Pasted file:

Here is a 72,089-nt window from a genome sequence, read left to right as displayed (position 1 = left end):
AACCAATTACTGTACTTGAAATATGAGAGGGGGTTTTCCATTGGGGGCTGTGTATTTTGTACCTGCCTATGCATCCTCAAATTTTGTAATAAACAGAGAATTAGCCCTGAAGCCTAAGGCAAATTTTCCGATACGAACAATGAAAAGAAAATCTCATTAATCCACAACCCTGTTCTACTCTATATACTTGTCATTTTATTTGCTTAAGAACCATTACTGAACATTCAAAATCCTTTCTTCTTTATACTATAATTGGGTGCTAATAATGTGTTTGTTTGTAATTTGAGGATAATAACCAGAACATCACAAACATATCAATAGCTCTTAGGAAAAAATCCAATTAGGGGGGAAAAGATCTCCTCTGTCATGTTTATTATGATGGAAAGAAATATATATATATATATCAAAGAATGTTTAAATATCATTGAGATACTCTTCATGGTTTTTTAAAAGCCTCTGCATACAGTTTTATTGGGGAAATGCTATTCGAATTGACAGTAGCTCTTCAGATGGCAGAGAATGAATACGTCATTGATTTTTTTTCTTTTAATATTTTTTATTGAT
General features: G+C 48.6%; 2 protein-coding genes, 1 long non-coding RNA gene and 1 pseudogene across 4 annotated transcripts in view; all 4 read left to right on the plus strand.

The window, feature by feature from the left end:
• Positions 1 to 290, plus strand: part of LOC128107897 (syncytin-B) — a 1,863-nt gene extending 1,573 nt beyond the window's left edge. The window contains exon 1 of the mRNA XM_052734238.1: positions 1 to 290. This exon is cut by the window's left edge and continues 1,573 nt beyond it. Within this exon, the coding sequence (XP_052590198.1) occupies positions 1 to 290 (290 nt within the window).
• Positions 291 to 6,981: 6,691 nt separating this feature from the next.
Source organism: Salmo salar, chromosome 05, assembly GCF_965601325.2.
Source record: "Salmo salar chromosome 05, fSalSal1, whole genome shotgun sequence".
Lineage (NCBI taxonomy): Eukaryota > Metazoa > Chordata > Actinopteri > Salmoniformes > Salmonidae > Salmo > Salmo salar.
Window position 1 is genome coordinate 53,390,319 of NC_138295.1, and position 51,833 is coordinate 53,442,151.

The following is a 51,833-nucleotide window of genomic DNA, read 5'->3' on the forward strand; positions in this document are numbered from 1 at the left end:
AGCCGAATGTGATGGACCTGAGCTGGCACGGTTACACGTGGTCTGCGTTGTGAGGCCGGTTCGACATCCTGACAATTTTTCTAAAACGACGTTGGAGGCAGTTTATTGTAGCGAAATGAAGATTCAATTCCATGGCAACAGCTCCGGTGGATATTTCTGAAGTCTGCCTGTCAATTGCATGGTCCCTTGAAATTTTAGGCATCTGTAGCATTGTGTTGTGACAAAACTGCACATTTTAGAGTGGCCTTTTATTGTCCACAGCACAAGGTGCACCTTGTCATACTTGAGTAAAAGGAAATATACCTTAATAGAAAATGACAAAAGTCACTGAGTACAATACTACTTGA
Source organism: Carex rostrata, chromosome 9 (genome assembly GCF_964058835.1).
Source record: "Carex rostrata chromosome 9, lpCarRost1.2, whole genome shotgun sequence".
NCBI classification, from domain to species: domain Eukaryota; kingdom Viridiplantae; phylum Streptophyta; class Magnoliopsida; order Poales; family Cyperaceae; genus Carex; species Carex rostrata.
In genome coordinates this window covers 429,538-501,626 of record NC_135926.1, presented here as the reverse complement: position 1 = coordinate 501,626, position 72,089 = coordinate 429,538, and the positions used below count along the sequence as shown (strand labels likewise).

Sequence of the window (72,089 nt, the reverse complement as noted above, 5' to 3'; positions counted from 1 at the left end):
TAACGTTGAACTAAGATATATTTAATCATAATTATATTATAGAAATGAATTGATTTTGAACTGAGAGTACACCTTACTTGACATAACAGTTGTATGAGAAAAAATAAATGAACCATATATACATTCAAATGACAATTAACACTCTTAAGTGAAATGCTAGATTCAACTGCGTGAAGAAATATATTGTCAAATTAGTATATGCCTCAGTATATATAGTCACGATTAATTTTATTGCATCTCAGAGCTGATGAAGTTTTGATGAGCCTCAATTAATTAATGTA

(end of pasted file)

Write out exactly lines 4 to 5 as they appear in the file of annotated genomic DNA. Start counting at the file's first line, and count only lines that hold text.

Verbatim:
The window, feature by feature from the left end:
• Positions 1 to 290, plus strand: part of LOC128107897 (syncytin-B) — a 1,863-nt gene extending 1,573 nt beyond the window's left edge. The window contains exon 1 of the mRNA XM_052734238.1: positions 1 to 290. This exon is cut by the window's left edge and continues 1,573 nt beyond it. Within this exon, the coding sequence (XP_052590198.1) occupies positions 1 to 290 (290 nt within the window).